As developers, it's easy to get lost at sea with all the patterns, techniques, tools, services, and paradigms we're expected to somehow know.
This is especially difficult when needing to design software systems from scratch. Which language should I use? What patterns should I follow? Which dependencies should I rely on? The list of questions never ends, and it can be paralyzing to think about how a perceived wrong decision from the start could come back to haunt you later.
I've experienced these fears at one time or another for most of my career, and it's really only been recently that I've adopted a change in perspective that has sincerely helped reshape my attitude and approach to software design.
This idea, distilled to its most basic foundation is pragmatism.
At its heart, programming and development is about solving problems. I've quickly discovered that the fundamental characteristics of these problems are almost always the same, regardless of the original scale or scope of the project.
For a business, the most important thing is presenting a solution to your users. In the real world, that solution doesn't need to be perfect, and it likely never will be.
We're both fortunate and unfortunate as programmers that there are often many different ways to resolve a particular problem. Being pragmatic means picking a solution and moving forward with it, without worrying about whether that solution will be viable or successful forever.
At the end of the day, it's the solution that matters. Your users and your stakeholders are very rarely going to care if you've reached the optimal resource usage or if you've solved for Big O Notation.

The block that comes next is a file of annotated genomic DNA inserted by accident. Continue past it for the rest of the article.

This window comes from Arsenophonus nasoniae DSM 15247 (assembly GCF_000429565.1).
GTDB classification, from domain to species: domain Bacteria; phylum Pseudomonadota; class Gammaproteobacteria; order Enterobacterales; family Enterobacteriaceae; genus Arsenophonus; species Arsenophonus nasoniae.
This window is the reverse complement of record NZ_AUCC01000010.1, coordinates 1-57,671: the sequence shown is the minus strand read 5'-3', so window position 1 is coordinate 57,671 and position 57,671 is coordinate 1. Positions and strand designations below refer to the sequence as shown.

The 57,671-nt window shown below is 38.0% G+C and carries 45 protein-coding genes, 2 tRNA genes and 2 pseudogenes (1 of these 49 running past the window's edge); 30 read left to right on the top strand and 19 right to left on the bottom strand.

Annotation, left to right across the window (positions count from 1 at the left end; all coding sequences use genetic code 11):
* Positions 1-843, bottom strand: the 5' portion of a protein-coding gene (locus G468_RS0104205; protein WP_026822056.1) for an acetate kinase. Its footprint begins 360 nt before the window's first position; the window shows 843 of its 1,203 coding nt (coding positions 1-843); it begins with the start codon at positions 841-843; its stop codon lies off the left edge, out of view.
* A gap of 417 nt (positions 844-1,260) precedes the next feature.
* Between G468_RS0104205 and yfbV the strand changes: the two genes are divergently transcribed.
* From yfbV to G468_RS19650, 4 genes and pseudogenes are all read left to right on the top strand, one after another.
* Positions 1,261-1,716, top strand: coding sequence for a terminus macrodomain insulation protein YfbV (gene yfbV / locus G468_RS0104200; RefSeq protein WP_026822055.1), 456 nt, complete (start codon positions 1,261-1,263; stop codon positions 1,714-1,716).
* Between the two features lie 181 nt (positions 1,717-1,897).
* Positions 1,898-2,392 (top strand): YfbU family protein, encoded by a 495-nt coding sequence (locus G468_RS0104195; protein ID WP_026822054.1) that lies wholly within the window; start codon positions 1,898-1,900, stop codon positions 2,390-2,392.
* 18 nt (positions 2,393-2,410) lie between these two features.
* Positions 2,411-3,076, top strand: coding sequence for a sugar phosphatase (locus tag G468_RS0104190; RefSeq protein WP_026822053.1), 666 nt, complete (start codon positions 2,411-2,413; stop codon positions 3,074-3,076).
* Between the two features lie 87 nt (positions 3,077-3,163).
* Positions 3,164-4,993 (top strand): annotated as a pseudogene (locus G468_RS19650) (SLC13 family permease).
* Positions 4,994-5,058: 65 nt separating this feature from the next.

Now, that isn't to say that efficiency isn't important, and being pragmatic is not a blank-cheque to write sloppy code.
But it is important to keep in mind how our solutions are actually going to run in the wild. For most of us, the efficiency ceiling of our solutions will be defined by our product and not by how our users actually use that product.
When we're designing software, we should be planning at a higher level for how our solution might grow, and to ultimately make it as flexible as possible. At the end of the day, our biggest issue shouldn't be whether our solution will live on Apache, nginx, nodejs, or maybe something else -- it should be how it might be adaptable to work on any of them later.
Good software design requires maintaining a balance between reasonable planning and actually getting things done. A more pragmatic and flexible approach not only helps keep us from being boxed into corners with specific toolings, but also makes us more Agile.
Thus, instead of worrying about granular-level problems like hosting, caching, etc, we take a step back and plan from a higher level. For me, that means breaking down each of my solutions in a way that helps them meet the following core objectives, or "pillars":
It goes without saying that for most of our careers we will be spent working on software someone else has written. The number of unique opportunities each of us will have to design a solution from nothing will be few and far between.
This is why designing that solution in a way that is maintainable is so important. Our goal here is to make it as simple as possible for developers to understand our code. There a number of easy and simple ways to do this that many of you will likely already do:
- descriptive and useful inline documentation
- consistent application of style guidelines and linting
- common-sense naming rules for variables, methods, and classes
The next step is to actually look at the code we write, and how it could be improved to make it naturally easier to understand. Avoiding the "Code Golf" trap is definitely valuable and contributes a lot to making our code easier to read.